Schemas simply act as a view on the database you will be working with. These views can then be queried using XPath queries and can be used directly in a URL similar to my previous examples. This is like creating views using CREATE VIEW statements and executing SQL statements against the view. A mapping schema would look something like this:
<?xml version="1.0" ?>
   <Schema xmlns="urn:schemas-microsoft-com:xml-data" 
     <ElementType name="Deal" sql:relation="Deal" >
      <AttributeType name="CustomerNumber" />
      <AttributeType name="DealType" />

      <attribute type="CustomerNumber" sql:field="CustomerNumber" />
      <attribute type="DealType" sql:field="DealType" />
      An XML schema not only describes the structure of an XML document, but also, as in this case, describes how each database element will map to the element types in the schema. In SQL Server 2000, the language used to describe the schema is referred to as XML-Data Reduced (XDR).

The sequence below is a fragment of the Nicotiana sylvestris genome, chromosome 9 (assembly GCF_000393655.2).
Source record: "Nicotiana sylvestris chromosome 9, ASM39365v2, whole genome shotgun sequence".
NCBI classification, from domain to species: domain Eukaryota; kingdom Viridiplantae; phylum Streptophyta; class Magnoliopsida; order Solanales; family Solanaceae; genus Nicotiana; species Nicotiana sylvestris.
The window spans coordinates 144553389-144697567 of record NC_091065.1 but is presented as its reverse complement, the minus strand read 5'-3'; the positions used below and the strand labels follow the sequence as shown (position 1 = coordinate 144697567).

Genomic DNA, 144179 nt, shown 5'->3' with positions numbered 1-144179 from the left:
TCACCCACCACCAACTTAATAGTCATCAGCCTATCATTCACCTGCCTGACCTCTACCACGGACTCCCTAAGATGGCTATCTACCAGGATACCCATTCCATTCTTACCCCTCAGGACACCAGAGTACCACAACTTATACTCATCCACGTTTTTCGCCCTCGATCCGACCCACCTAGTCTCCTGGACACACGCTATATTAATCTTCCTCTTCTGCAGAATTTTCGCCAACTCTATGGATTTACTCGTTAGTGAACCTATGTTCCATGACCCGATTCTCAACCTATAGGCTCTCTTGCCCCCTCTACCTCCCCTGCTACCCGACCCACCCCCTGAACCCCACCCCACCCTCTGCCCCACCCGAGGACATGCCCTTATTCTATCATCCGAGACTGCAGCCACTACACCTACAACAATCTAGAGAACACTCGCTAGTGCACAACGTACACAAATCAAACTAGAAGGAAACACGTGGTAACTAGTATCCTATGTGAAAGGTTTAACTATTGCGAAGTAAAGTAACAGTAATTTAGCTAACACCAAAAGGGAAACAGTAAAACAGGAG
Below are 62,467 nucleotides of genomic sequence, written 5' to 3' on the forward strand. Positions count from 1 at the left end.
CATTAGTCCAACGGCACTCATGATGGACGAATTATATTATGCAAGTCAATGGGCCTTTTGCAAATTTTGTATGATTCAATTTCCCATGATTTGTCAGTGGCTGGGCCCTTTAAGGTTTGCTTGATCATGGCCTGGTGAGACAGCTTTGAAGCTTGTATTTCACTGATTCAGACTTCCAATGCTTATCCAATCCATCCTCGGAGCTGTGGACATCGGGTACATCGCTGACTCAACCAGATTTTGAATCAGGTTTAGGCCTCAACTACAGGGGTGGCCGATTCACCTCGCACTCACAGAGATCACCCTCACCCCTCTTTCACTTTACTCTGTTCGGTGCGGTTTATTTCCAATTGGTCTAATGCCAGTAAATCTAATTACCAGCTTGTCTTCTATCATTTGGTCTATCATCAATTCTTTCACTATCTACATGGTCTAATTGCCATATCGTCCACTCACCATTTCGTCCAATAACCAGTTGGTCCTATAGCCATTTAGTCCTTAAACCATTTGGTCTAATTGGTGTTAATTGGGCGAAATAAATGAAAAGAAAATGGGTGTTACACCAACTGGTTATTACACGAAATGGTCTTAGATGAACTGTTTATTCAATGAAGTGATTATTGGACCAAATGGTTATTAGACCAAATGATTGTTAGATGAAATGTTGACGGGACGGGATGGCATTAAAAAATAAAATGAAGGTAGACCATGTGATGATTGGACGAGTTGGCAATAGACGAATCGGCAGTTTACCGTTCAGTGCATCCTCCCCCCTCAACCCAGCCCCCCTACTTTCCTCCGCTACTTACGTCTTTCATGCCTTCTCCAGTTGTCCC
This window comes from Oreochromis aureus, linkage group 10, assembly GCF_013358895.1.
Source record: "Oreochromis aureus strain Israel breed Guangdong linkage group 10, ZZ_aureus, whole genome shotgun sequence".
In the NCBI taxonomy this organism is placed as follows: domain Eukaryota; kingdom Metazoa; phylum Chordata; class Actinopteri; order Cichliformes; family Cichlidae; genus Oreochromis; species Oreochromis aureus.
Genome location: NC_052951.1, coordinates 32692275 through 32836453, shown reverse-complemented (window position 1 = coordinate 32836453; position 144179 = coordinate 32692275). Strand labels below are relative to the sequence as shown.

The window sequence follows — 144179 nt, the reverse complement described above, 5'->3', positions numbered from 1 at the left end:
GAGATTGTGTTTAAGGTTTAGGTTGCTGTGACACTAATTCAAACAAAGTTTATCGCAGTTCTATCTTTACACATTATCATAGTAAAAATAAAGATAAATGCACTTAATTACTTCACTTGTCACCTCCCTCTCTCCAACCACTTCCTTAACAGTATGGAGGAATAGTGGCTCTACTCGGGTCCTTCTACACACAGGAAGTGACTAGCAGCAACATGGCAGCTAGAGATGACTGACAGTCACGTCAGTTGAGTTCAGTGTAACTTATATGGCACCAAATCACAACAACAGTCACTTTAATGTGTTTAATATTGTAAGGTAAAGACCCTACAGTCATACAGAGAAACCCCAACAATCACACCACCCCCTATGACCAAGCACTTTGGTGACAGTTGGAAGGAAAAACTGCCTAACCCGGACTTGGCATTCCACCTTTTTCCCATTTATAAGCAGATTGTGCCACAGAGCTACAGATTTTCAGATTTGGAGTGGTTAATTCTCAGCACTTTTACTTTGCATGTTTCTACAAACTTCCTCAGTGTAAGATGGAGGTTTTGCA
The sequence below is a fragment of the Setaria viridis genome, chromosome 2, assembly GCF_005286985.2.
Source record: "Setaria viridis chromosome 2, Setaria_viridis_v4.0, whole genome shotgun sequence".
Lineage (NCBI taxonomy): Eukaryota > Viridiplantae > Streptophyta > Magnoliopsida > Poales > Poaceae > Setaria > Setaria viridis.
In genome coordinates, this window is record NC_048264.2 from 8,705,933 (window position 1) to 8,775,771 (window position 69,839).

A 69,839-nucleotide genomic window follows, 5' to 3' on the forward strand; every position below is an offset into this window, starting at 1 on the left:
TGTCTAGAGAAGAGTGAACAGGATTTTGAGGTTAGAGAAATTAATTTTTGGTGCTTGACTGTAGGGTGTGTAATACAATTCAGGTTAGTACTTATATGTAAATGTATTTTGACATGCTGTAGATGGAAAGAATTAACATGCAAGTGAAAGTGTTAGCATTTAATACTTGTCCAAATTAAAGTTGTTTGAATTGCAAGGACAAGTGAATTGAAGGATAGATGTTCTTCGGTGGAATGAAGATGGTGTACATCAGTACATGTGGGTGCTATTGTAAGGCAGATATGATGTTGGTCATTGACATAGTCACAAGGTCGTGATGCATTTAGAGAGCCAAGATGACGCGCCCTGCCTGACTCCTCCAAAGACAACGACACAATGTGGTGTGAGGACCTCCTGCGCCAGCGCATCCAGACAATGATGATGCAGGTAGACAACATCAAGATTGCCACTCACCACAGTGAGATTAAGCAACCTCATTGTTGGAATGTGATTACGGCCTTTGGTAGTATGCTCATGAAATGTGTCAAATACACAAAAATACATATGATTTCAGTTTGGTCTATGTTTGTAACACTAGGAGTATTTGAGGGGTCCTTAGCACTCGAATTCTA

Schemas are much more flexible and easier to create than Document Type Definitions (DTDs). The XDR language is just XML, unlike a DTD. Once the schema is complete, it can then be referenced in the updategram using the mapping-schema attribute in the <sync> tag like this:
<Root xmlns="urn:schemas-microsoft-com:xml-updagegram">
    <updg:sync mapping-schema="sampleschema.xml">

The BizTalk Tool Belt

      Running my sample application does not necessarily require BizTalk. In fact, the BizTalk-based tester application I use to test my application can work directly with the Visual Basic component in my application to send the updategram to the database. However, using BizTalk demonstrates how using XML as your primary data language really makes sense.